The story would end here, if not for a bit of luck with the contest.   Our school was awarded the prize for best rate of participation!  That was awesome but, what surprised us all was that, Tom’s story was selected for special recognition.  We had been contacted and asked to nominate someone who was not known as a writer but yet, had produced noteworthy work.  I thought of Tom right away.  I sent an short, explanatory note along with his story. The judges read his story and deemed it worthy. So, Tom and his whole family were invited, along with me, to go to the Gala Awards ceremony at a fancy-schmancy banquet hall downtown.  This was not the sort of place that families from my school normally frequented.  

The awards ceremony was scheduled to begin at 11:00 in the morning. Tom and his family were downtown by 8:00am.  I know that because I was running an early morning errand and saw them walking around the banquet hall, trying to find their way inside.   When I arrived, I found them seated in the front row of chairs.  The whole family was there; Tom, his older brother, his mother and father, too.  All of the men had gotten haircuts. They were wearing new dress shirts which came from the Dollar Store, according to Mom, who was very proud of her men.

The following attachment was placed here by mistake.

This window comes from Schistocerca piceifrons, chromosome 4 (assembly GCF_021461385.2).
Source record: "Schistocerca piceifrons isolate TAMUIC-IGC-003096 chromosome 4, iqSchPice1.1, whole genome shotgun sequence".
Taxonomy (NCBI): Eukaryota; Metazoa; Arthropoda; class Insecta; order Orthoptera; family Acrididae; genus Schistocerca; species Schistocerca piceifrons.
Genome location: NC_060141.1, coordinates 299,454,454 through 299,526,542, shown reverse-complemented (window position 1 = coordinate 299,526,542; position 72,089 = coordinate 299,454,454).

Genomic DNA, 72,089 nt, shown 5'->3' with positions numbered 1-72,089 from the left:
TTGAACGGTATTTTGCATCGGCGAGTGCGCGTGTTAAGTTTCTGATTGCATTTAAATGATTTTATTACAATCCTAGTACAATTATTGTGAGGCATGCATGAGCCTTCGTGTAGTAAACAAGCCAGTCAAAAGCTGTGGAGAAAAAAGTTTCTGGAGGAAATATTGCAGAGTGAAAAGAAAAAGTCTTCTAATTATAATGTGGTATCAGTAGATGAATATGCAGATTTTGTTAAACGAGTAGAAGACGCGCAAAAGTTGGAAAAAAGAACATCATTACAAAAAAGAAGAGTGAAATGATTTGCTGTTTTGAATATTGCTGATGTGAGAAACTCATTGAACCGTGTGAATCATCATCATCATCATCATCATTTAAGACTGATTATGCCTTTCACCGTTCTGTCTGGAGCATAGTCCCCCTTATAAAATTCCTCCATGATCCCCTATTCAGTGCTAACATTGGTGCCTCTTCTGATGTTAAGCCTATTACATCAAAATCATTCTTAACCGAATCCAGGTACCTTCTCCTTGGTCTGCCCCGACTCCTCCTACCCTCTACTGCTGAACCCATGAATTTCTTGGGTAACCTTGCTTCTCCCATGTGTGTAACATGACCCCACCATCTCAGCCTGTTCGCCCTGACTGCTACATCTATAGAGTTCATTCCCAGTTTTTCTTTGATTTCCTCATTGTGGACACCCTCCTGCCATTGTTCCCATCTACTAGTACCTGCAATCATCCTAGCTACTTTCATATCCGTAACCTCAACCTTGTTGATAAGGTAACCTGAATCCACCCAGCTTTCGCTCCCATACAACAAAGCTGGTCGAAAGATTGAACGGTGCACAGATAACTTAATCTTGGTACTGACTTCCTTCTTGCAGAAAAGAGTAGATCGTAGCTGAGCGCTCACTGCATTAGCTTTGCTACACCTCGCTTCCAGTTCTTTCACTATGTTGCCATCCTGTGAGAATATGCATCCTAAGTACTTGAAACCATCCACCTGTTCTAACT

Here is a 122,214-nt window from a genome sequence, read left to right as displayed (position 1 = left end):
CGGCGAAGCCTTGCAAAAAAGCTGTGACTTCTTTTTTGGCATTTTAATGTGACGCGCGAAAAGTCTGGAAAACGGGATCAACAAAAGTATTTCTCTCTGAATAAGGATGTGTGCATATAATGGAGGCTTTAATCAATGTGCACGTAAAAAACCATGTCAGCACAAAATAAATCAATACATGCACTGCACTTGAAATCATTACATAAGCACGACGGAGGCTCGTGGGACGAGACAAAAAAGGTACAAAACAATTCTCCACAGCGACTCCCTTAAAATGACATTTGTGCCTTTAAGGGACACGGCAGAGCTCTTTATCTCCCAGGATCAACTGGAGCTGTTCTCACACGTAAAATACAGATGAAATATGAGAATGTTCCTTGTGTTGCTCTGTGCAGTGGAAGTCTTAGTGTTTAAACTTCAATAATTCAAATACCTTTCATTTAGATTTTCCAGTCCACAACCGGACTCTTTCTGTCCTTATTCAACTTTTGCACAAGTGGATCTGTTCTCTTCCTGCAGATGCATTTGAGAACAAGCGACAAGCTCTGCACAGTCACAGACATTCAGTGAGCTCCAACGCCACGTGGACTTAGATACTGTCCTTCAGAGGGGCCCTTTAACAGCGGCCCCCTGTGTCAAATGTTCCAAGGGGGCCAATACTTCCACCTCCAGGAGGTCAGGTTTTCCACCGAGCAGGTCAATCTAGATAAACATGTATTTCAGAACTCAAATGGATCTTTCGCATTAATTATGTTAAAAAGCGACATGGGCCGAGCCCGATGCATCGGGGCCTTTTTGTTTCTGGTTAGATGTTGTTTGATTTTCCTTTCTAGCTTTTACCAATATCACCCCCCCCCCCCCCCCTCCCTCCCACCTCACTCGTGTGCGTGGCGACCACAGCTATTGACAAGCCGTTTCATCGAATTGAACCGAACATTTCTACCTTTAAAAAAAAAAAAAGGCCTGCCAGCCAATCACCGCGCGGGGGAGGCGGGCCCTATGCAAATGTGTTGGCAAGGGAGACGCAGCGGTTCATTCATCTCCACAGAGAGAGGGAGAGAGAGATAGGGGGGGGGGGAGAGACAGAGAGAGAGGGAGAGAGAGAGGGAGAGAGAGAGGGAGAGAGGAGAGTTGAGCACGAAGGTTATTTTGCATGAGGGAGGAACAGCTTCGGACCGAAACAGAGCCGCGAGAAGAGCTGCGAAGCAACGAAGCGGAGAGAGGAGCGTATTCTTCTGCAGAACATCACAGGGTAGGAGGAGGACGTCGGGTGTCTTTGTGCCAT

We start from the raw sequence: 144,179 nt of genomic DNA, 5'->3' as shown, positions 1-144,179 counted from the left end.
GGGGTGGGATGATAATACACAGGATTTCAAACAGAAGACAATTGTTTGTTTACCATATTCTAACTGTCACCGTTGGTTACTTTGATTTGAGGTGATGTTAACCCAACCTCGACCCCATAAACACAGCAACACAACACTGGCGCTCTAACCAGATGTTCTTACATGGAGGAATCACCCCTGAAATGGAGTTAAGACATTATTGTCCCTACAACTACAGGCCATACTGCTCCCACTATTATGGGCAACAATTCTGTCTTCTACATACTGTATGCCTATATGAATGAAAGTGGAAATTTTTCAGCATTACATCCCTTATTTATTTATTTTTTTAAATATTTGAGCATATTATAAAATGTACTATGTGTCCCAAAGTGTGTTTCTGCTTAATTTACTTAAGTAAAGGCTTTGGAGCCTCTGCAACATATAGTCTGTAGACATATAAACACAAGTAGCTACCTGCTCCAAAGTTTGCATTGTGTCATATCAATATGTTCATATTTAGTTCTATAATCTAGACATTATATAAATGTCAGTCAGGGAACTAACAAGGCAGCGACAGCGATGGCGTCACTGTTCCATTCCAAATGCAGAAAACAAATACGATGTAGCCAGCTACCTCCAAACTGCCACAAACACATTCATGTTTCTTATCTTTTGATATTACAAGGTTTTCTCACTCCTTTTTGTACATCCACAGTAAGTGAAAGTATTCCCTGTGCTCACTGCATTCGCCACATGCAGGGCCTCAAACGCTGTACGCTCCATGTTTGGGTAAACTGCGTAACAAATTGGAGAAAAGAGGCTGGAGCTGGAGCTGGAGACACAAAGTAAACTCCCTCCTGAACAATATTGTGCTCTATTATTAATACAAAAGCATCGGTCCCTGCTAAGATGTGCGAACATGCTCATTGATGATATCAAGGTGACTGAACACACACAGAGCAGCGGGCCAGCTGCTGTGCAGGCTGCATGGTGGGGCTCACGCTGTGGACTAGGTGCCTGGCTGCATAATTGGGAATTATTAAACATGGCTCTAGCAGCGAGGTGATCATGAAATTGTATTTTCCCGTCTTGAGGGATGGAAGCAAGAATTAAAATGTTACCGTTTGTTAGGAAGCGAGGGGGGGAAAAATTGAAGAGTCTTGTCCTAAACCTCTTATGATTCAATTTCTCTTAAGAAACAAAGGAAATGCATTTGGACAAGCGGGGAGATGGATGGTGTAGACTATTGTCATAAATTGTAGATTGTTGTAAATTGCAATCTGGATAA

The emcee of the ceremony was a local author of some reknown.  He had quite a dramatic flair and proceeded to work his way through the various prize categories by reading snippets of each student’s winning entry.   As he did this, I thought about what might happen when he read Tom’s story about his parents stealing his Christmas gift……with them sitting in the front row!!!    But, as it turned out, I didn’t have much to worry about.  Our emcee turned Tom’s plain-sounding little story, into a melodrama worthy of the Hallmark Hall of Fame TV specials.  As an orator, he had Tom’s words fill up the entire hall.  The story sounded glorious!   Tom’s family were thrilled.  As Tom was called up to receive his award, he kept his head bowed the entire time, even as the applause of the crowd filled the room.

His mother hugged me and thanked me for helping her son to have such a wonderful moment. Tom’s dad shook my hand.  Then, they turned quickly away and melted into the sunshine outside and went back home.